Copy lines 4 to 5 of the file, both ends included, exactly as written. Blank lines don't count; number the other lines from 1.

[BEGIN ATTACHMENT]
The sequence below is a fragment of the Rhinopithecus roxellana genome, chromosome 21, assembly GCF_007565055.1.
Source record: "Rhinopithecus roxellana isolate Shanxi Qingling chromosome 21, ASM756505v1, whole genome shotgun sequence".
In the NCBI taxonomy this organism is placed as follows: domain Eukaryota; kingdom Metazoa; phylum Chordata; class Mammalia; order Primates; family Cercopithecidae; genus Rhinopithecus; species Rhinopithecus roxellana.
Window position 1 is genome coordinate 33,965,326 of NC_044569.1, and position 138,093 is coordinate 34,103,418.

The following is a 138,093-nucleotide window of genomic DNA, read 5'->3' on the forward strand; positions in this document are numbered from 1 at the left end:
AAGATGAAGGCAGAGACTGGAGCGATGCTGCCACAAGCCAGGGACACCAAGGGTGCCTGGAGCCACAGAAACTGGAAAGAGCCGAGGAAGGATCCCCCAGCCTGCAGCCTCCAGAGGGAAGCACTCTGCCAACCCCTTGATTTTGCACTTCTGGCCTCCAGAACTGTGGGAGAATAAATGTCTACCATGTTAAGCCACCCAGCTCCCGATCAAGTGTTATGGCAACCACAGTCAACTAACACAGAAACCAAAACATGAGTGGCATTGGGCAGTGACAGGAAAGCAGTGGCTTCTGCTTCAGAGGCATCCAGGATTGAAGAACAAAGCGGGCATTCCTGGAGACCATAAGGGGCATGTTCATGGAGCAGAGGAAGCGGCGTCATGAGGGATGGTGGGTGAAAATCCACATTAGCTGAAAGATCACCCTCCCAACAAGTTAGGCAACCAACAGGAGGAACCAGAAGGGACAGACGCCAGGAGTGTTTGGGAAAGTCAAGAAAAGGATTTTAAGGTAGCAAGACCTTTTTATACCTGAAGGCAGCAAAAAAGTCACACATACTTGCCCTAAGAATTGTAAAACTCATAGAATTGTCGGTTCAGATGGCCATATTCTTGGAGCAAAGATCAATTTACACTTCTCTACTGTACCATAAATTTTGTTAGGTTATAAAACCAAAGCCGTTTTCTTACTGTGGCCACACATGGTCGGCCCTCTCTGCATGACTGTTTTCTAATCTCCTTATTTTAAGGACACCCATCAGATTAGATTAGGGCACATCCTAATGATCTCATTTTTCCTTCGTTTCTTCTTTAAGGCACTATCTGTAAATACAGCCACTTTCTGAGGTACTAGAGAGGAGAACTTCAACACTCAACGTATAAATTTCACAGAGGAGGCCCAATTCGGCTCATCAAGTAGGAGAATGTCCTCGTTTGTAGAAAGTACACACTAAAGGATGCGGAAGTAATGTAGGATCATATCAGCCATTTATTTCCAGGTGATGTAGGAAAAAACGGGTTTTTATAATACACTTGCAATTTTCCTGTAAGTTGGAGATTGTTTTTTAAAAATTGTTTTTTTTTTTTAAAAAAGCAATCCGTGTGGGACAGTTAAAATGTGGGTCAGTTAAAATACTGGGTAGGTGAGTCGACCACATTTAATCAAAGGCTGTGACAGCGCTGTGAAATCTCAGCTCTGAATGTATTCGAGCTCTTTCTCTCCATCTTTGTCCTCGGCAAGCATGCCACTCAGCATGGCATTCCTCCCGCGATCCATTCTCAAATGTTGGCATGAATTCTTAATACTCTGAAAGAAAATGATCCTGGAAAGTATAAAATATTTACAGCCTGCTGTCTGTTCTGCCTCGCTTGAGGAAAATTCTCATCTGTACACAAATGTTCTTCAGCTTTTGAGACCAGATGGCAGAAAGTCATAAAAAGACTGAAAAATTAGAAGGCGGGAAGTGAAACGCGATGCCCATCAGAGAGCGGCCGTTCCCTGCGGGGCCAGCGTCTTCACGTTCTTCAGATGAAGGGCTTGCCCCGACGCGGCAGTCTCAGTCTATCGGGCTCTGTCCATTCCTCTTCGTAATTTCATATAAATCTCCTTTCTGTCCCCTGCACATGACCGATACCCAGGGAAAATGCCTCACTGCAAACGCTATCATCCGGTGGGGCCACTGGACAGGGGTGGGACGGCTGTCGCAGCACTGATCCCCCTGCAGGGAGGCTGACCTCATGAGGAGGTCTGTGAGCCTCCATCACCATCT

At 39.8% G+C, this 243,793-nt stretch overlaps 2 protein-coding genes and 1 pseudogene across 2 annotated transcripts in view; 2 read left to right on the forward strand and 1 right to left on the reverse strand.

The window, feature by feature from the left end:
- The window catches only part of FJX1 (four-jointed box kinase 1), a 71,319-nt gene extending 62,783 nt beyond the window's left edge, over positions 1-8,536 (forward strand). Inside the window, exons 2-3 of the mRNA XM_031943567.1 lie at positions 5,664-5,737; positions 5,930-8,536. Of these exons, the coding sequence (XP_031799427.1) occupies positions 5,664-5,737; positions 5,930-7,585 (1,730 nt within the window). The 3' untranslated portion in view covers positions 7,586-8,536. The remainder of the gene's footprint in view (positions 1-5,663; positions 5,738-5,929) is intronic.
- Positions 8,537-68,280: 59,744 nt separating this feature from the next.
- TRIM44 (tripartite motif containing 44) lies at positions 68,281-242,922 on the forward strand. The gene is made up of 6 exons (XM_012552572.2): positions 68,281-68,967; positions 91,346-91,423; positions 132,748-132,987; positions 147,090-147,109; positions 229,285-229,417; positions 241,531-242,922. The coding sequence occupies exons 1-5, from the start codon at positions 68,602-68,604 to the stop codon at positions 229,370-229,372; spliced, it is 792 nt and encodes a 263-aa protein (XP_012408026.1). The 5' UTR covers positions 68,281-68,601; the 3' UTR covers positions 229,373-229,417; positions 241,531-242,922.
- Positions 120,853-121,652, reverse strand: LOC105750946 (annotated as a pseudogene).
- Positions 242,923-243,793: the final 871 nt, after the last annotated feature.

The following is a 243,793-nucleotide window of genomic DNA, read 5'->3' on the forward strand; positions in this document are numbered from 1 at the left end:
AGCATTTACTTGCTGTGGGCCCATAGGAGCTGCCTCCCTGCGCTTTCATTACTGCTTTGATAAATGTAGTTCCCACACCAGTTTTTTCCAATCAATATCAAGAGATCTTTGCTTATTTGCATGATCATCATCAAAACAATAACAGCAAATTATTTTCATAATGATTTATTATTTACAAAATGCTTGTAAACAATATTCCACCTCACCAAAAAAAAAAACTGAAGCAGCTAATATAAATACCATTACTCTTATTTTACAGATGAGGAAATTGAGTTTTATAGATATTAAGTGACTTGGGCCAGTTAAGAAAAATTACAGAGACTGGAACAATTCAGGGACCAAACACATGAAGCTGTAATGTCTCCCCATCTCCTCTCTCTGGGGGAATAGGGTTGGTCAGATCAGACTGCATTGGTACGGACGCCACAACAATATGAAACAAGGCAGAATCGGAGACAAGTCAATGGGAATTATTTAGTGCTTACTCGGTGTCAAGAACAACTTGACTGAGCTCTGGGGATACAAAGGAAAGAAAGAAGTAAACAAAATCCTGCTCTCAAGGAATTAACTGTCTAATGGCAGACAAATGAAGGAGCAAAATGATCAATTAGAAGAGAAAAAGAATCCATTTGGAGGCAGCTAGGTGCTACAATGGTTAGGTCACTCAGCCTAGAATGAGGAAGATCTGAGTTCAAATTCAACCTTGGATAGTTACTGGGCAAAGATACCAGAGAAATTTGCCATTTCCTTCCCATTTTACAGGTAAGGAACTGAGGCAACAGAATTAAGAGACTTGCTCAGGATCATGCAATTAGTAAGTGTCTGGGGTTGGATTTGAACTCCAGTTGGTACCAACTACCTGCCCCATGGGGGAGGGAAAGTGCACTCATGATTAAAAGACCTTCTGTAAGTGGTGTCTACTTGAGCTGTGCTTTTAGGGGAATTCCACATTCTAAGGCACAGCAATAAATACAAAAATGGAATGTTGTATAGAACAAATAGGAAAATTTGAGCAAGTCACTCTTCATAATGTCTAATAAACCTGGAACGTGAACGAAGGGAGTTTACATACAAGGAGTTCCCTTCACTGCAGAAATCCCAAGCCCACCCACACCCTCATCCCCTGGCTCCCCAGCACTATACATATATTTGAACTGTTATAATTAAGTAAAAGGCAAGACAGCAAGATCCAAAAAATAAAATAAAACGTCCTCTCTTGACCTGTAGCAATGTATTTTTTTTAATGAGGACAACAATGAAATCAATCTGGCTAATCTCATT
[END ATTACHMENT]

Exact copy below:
Window position 1 is genome coordinate 33,965,326 of NC_044569.1, and position 138,093 is coordinate 34,103,418.

The following is a 138,093-nucleotide window of genomic DNA, read 5'->3' on the forward strand; positions in this document are numbered from 1 at the left end: